I think the first time I heard about Timber Ridge was the day I met Jim Davis. This 2500-acre private wheeling park near Castana, IA, requires a $450 annual membership fee, which effectively limits its use to those who can attend frequently enough to make the high cost worth while. Jim was somewhat new to the Jeep experience at the time, and was in the early stages of founding the Just Jeeps of Omaha club. Unaware of the free (albeit more distant) wheeling available down in Kansas, he had signed up at Timber Ridge for a year. As the club matured and made monthly trips to Kansas, nobody in JJoO really talked much about Timber Ridge. Of course, after several years of mostly attending the same place, we grew bored. When we heard that the Central Iowa 4-Wheelers were holding their 3rd annual Timber Ridge Run, we decided to attend for a little change of scenery. The $75 registration fee got you unrestricted access to the park for a weekend (including free camping), a T-shirt, and a raffle ticket.
To avoid the rowdiness that often occurs in on-site campgrounds at events like this, we opted to stay at the Lewis and Clark State Park four miles west of Onawa (23 miles from Timber Ridge). The campground was clean, quiet and well-appointed, unlike the parking lot at Timber Ridge. It also cost $13/night.
We got in late Friday night. Although Timber Ridge opened to us at 7:30pm for possible night runs, we opted to crash at the campground and get an early start the next day. We awoke the next day to rain. The Timber Ridge owner won’t let you wheel if the trails are too sloppy, so we all stood around at the park’s staging area waiting to see if it would let up. It eventually did, and we made it onto the trails by early afternoon.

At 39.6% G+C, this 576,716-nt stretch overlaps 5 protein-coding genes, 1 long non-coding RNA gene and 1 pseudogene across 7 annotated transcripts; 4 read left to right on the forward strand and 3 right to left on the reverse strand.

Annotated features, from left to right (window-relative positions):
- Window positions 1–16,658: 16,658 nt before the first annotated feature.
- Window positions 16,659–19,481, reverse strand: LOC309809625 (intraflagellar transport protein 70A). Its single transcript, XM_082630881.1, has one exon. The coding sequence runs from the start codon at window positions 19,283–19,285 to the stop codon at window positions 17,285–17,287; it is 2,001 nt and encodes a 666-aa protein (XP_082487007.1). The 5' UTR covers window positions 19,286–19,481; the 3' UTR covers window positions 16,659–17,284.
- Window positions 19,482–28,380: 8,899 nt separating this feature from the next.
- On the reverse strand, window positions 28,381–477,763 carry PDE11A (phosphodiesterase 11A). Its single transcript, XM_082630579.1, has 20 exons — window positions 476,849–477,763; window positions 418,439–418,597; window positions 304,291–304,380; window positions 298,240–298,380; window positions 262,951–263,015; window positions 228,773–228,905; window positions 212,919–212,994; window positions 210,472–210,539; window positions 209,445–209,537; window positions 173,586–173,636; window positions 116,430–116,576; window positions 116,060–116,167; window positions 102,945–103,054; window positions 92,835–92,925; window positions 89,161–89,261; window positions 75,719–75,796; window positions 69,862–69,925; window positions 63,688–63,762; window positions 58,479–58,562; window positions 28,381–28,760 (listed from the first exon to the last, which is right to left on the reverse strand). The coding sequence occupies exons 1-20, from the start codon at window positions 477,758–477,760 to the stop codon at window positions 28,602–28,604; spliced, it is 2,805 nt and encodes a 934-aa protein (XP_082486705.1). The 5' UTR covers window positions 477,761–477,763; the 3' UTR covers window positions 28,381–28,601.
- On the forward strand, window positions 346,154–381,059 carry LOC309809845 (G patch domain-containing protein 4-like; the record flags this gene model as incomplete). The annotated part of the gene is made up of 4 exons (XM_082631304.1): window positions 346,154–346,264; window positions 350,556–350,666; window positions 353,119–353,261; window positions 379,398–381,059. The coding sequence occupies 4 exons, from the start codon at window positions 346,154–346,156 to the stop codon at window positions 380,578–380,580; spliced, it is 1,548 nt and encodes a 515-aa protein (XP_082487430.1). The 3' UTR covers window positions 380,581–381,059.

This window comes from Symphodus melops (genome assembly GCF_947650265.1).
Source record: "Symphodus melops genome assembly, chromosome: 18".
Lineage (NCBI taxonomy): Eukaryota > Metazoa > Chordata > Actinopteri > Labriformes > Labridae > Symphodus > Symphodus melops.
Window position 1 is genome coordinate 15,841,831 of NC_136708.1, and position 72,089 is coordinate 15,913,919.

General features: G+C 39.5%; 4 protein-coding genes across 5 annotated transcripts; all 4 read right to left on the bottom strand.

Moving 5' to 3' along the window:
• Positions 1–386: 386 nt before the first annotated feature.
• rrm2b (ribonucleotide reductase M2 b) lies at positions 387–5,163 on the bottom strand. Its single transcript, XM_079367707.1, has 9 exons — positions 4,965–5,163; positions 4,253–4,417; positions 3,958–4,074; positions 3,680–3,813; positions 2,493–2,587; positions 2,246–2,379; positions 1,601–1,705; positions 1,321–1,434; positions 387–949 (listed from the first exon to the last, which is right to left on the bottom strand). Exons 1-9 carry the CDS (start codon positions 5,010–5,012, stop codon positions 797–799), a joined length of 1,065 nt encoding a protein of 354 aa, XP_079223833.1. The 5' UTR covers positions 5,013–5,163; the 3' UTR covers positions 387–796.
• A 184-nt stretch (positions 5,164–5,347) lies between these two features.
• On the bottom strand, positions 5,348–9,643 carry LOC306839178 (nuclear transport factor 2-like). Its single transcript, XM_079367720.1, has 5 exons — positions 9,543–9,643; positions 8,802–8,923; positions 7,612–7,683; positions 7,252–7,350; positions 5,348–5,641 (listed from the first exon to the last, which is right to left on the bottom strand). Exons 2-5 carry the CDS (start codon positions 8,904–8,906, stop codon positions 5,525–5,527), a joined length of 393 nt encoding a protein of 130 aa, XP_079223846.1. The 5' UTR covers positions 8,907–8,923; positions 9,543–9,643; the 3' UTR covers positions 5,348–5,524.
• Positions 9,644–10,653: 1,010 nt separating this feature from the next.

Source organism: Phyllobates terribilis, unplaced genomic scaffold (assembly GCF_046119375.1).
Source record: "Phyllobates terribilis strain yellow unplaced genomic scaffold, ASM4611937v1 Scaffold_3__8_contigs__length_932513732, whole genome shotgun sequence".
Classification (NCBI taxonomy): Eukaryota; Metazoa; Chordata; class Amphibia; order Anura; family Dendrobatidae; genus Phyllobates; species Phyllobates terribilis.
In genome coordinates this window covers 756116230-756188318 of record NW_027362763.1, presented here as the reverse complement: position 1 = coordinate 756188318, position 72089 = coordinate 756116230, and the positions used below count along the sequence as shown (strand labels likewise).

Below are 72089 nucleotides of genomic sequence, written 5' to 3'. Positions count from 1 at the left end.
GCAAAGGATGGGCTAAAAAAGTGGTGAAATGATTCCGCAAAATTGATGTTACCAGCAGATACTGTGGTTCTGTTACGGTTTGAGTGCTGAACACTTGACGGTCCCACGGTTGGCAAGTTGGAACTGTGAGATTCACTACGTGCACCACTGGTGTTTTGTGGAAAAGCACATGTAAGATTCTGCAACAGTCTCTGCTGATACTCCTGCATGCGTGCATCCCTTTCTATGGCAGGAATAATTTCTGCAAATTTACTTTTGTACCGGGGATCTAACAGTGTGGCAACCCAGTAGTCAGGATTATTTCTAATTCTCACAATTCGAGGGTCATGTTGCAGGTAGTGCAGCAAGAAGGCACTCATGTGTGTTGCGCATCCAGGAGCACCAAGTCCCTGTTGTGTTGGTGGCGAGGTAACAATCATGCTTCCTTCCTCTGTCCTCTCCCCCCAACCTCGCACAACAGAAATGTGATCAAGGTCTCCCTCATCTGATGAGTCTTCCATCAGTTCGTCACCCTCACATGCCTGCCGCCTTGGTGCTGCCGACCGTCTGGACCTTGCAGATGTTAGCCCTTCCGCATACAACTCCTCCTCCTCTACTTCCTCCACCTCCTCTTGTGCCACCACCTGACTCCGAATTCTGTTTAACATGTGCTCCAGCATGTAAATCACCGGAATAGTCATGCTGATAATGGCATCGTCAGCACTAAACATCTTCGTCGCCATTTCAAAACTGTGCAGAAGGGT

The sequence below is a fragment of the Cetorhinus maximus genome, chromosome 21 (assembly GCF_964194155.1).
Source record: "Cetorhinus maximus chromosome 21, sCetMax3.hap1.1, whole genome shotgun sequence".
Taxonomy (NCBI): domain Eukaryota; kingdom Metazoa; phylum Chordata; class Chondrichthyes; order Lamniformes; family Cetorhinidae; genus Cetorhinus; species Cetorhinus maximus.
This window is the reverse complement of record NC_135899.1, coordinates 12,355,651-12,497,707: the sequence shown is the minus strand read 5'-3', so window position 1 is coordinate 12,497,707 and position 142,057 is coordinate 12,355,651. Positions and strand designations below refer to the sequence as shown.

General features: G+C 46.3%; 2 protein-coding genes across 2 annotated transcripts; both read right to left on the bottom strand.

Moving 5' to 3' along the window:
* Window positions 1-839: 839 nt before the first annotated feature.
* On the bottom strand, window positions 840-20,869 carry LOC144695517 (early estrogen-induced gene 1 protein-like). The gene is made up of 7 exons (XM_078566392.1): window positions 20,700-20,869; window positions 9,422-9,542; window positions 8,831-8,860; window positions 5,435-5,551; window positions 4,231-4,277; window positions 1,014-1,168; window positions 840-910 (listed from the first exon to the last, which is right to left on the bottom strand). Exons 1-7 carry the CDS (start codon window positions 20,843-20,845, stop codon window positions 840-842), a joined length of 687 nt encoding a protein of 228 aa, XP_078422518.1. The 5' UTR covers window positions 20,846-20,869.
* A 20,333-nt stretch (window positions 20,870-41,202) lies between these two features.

Timber Ridge has different terrain than we’ve gotten used to in Kansas. Most notably, there’s not a rock in site. All the trails are steep, dirt trails through heavily wooded areas. Many parts are so narrow that full-size pickups simply won’t fit between the tree trunks. Some of the trails are dug out of the ground with significant (2-4′) walls up either side. There are plenty of off-camber sections that make avoiding the trees that much more difficult. With a little bit of rain like we had that weekend, mud tires come in very handy. With all the crevices to straddle and opportunities to cross up your axles, a rear locker, or at least an LSD, would also come in handy.
I counted about 60 people at the Saturday night raffle, and each vehicle averaged about 2 people each. Here are the people that went up in our group, all of whom probably appear in at least one photo:
- Tim Lange, his wife and two kids in a blue Cherokee with a mild lift and 31″ AT’s, locked front and rear
- Jim and Michelle Davis with Jade and Rachel in a red ’95 YJ with 5″ of lift and 33×12.50 Swamper SSR’s, locked rear
- John and Robin Frost in a brown ’87 YJ with 5.5″ SOA lift, 33″ Swamper Thornbirds, locked front and rear
- Troy Gubser with his dad Bob and friend Jason (who usually road with Obi-Wan) in a grey (and eventually blue) ’78 F-250 with the stock Hi-Boy suspension, 33×10″ tires, and open diffs
- Scott and Kashmir Willenborg in their black TJ with 3.5″ (or so) lift, 33×10.50 BFG AT’s and open diffs
- Me, Obi-Wan, in my black and tan ’95 YJ with 6″ SOA lift, 33×9.50 BFG MT’s, and open diffs
There were no organized runs, so Tim Lange and Jim Davis, both of whom had been to Timber Ridge semi-recently, led us around most of the time. The time we did get lost, we just headed north and eventually ended up at the staging area.
Early on Saturday, we ran into a group of CJs that were climbing some steep runs up a short hill. One got a little off-camber in a rut and ended up laying on his side against the trail wall with one tire high in the air.
We eventually found our way to The Steps, three tracks that run up/down a 100′ climb in a series four steep/level step sections. They look intimidating at first, but are actually quite fun and pose no real danger of rolling as long as the ground is somewhat dry. Jim’s girls (Jade and Rachel) found The Steps more entertaining than a roller coaster. The steep sections are steep enough that when dropping down over the edge, my rear wheels briefly went airborne. The Steps were probably Troy’s favorite place to play, and his Ford’s long wheelbase and good tires really shone here. He even backed uphill with no troubles.